US sanctions Iran’s ‘morality police’

The Treasury announced the move as protests over a young woman’s alleged murder spread in Iran

The United States on Thursday imposed sanctions on Iran’s so-called “morality police,” citing a woman’s death in their custody as the reason. Amid spreading unrest in Iran over the alleged murder of Mahsa Amini, the US Treasury also sanctioned seven senior officials of the Islamic Republic’s security organizations. 

“The Morality Police are responsible for the recent death of 22-year-old Mahsa Amini, who was arrested and detained for allegedly wearing a hijab improperly,” the department said in a statement.

Amini died in a hospital on September 16, two days after being arrested. Law enforcement officials said her death was the result of a heart attack. However, multiple reports on social media suggested that the young woman had died of injuries sustained while in custody. The claims prompted unrest in several cities, with rights groups saying too many people have been killed by security services.

US Treasury Secretary Janet Yellen described Amini’s death as “yet another act of brutality by the Iranian regime’s security forces against its own people.”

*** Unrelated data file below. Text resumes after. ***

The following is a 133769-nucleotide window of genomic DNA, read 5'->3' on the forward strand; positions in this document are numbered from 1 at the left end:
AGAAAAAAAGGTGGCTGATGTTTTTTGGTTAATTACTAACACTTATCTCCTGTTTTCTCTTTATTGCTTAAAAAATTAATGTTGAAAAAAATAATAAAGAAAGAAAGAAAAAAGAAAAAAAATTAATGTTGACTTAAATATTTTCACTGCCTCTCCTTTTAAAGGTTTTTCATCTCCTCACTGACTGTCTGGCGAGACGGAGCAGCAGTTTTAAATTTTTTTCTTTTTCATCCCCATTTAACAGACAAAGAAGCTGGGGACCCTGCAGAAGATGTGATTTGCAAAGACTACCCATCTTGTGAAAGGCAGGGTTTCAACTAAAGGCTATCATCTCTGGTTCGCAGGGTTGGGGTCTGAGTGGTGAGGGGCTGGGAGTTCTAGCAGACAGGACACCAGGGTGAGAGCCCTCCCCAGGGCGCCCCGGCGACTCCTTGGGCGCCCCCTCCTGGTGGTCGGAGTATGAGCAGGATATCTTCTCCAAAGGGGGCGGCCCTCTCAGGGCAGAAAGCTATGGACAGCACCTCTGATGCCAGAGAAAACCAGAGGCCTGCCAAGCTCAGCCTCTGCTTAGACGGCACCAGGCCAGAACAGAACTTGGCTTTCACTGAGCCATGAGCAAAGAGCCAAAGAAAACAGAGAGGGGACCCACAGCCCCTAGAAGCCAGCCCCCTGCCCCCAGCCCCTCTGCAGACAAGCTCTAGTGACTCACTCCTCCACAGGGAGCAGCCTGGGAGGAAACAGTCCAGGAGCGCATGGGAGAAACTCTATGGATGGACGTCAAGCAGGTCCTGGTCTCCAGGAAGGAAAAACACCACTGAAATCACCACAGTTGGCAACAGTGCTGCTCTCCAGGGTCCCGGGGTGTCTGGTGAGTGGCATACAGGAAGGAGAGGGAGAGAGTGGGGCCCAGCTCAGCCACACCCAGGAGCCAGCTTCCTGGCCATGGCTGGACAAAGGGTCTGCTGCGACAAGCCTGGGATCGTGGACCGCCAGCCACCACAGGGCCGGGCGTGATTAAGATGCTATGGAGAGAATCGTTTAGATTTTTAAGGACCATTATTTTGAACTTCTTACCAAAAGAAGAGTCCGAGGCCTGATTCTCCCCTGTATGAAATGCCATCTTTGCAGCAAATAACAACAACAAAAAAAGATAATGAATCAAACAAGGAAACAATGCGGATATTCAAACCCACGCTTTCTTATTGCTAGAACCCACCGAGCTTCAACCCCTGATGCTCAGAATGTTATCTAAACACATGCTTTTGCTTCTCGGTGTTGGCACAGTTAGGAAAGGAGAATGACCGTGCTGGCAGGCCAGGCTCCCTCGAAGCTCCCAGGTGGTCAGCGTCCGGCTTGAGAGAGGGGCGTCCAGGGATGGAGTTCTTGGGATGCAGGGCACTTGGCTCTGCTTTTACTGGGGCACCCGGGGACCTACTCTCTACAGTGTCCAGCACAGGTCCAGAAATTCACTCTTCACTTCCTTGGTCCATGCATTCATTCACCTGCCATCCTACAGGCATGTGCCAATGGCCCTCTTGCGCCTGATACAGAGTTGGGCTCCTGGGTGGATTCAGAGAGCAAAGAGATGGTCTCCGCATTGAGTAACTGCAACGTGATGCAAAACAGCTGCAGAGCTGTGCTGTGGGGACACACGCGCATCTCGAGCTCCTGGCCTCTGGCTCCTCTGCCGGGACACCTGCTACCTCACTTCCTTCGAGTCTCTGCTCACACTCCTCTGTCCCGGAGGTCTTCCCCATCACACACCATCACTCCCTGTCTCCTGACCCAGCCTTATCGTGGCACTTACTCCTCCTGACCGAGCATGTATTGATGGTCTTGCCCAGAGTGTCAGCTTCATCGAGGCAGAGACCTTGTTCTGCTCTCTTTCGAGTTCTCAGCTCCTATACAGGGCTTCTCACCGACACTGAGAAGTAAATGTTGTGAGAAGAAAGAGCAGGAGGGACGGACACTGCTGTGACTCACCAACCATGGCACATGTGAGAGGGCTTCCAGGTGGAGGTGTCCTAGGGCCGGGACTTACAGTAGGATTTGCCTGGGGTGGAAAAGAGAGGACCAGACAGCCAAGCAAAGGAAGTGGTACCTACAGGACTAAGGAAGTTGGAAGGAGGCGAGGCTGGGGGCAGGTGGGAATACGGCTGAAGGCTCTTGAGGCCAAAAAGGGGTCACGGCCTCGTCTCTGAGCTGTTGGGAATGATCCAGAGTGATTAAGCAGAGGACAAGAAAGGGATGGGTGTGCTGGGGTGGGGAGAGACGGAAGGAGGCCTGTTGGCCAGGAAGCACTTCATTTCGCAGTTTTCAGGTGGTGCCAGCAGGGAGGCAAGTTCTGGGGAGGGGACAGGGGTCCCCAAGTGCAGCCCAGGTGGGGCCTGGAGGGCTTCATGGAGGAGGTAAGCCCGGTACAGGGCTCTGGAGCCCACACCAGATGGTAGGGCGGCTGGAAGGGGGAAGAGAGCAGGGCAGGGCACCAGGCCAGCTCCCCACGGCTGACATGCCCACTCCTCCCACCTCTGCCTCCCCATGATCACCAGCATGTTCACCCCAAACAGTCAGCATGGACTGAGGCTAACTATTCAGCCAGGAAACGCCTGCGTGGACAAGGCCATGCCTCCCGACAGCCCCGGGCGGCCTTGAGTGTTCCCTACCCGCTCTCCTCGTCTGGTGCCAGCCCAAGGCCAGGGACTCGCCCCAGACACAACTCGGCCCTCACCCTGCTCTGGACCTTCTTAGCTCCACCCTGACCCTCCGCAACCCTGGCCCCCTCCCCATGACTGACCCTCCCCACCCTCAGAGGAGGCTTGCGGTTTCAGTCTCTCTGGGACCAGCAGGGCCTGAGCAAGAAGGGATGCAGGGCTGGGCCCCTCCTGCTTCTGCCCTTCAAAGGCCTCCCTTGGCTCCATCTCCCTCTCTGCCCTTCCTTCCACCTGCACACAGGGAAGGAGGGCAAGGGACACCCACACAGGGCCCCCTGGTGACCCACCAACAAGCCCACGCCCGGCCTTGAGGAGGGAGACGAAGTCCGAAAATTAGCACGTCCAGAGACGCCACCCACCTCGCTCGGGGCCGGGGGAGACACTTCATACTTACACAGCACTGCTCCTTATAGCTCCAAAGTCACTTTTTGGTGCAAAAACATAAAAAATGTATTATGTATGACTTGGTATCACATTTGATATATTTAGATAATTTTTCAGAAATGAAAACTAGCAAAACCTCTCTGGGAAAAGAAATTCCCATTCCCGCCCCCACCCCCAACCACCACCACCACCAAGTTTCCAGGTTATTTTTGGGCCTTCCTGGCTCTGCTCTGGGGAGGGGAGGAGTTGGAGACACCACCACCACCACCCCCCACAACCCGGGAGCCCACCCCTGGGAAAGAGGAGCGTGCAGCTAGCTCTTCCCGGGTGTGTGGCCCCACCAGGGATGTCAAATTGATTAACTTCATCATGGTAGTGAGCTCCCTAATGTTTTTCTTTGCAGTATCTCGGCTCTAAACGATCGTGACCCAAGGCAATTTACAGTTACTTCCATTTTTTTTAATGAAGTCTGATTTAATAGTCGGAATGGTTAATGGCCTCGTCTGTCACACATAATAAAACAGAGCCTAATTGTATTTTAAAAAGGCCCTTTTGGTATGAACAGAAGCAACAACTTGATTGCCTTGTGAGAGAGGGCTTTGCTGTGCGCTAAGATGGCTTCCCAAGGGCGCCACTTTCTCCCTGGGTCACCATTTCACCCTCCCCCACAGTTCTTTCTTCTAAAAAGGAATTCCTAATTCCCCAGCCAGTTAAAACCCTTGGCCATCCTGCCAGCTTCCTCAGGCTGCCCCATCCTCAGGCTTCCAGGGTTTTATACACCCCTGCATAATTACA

Imposing sanctions on the morality police and Iranian security officials demonstrates the US’s clear “commitment to stand up for human rights, and the rights of women, in Iran and globally,” Yellen said.

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Protesters clash with police in Iran, September 20, 2022. © Anadolu Agency / Getty Images
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The list of sanctioned individuals features the head of the “morality police” Mohammad Rostami Cheshmeh Gachi, Iran’s Intelligence Minister Esmail Khatib, and the commander of the Iranian Army’s Ground Forces, Kiyumars Heidari.

“These officials oversee organizations that routinely employ violence to suppress peaceful protesters and members of Iranian civil society, political dissidents, women’s rights activists, and members of the Iranian Baha’i community,” the Treasury said.

The sanctions involve blocking all property and interests of the targeted individuals and entities in the US.

The “morality police” are part of Iran’s Law Enforcement Forces (LEF). LEF was sanctioned by Washington in 2011 over a crackdown on protesters in the aftermath of the disputed 2009 presidential election.

The Treasury’s sanctions announcement came as Iran’s Revolutionary Guards called on the country’s judiciary to “identify” those who are spreading “false news and rumors.” Amid the spreading protests over Amini’s death, the Guard said that those “endangering the psychological safety of society” should be prosecuted.

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